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Spring Luncheon Keynote:
Healthcare Trends, Information Technology and You

Jeff Margolis, CEO of The TriZetto Group.Healthcare is something that many Americans with coverage take for granted and shouldn't. Certainly the 44 million Americans without any healthcare insurance don't have a blasé attitude about access to medical care and covered or shared payment for treatment. Jeff Margolis, CEO and founder of The TriZetto Group, a $300-million, California-based company that focuses exclusively on the healthcare industry, doesn't think anyone can afford to take a casual approach to healthcare. Margolis was the keynote speaker at the 44th annual College of Business Alumni Association Spring Luncheon in Chicago. He was also the recipient of the College of Business Appreciation Award given by the College of Business Alumni Association to an alumnus or friend who has performed outstanding service to the organization.

In a keynote to the more than 400 Spring Luncheon attendees, Margolis reviewed some current healthcare trends. Many employers are slowing funding for healthcare causing personal, out-of-pocket costs to increase to a level where consumers are starting to consider the amount significant. One way coverage is being reduced is by only covering the employee and shifting all costs of family coverage to the employee. When consumers notice the impact on their wallets, Margolis noted, behaviors change.

The alumni in attendance ranged from the recent graduate to the retired executive. Margolis included in his talk several informal, raise-your-hand surveys of the audience about their healthcare coverage and basic medical knowledge. His recommendations for taking charge of healthcare concerns were appropriate for all age groups. Among his suggestions: make healthcare a line item in your personal budget, set aside funds for healthcare in retirement, and understand your options. He believes consumers need to educate themselves, learn about their benefits options, plan ahead, and learn how to be a good consumer of healthcare.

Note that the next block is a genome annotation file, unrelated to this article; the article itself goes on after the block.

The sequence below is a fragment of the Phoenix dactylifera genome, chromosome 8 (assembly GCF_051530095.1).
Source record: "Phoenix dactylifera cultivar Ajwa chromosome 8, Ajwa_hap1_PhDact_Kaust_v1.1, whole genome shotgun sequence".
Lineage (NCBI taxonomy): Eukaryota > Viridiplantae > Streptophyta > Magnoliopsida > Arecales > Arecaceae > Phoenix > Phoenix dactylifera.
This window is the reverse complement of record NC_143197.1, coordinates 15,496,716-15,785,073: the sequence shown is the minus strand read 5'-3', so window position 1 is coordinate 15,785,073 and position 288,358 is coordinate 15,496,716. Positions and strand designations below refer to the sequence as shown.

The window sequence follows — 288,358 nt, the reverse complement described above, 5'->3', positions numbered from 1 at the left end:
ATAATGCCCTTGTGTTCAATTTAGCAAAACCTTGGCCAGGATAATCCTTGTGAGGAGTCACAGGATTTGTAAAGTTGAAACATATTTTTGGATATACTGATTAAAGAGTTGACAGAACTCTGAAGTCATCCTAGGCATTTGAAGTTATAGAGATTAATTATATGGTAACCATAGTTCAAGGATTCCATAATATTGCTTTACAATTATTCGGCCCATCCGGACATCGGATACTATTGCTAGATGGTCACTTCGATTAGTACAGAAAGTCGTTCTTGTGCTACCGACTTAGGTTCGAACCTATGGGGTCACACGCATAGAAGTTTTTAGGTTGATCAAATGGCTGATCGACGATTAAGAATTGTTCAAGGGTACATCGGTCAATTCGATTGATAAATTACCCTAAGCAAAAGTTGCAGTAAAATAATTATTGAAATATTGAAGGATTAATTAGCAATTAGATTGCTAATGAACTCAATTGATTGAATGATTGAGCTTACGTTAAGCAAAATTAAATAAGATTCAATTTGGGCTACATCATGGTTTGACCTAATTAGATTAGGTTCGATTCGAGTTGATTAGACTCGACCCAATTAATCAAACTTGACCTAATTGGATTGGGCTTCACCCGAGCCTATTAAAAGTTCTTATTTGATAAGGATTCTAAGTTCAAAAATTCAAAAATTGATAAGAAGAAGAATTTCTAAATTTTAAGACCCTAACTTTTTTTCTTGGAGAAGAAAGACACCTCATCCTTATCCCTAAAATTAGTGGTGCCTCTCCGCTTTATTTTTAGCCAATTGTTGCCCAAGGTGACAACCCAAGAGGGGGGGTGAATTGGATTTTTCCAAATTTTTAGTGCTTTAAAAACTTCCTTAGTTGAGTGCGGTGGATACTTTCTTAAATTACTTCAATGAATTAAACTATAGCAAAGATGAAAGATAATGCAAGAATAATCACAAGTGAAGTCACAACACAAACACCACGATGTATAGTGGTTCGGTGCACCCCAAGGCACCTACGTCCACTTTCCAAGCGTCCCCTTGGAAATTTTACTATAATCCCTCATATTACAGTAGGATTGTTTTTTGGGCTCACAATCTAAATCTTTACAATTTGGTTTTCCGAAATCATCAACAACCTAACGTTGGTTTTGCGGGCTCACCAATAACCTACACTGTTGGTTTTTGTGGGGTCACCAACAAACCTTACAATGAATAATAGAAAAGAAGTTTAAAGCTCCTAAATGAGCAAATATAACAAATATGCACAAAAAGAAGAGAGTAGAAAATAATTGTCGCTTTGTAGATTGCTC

In a January 2004 article in Health Management Technology titled "The Health Plan of Tomorrow," Margolis wrote that "[a]s they pick up more of the tab each year, consumers will expect more say in the delivery of their healthcare. They'll demand better service from health plans, more information about doctors and hospitals, and more help navigating the healthcare system." He also believes that cost pressures will ultimately produce efficiency and modernization, and he predicts that much of this will be possible because of better use of technology. Internet-based applications such as 24/7 access to information and transactions and personalized programs for acute or chronically ill patients will benefit the consumer and the healthcare provider.

A prediction in the article and in his keynote is that consumers will have a "personal health record" that will be transportable and secure and that will offer a new level of flexibility for consumers seeking services. Consumers will come to expect more information about service providers and costs, treatment options, and their benefits program. Again, technology will offer a good portion of the solution. In the 2004 article, Margolis wrote that a solid connect between a health plan's website and the "workhorse backend system" will make possible what he calls "straight-through" processing of an entire business and healthcare transaction.

The 1984 graduate ended his keynote with a observation that was similar to the conclusion he offered in his Health Management Technology article: "The age of consumerism is upon us, bringing with it great expectations that will push our industry to new levels of innovation and efficiency. Technology can help us get there faster and in ways we never expected."


--Ginny Hudak-David
March 2004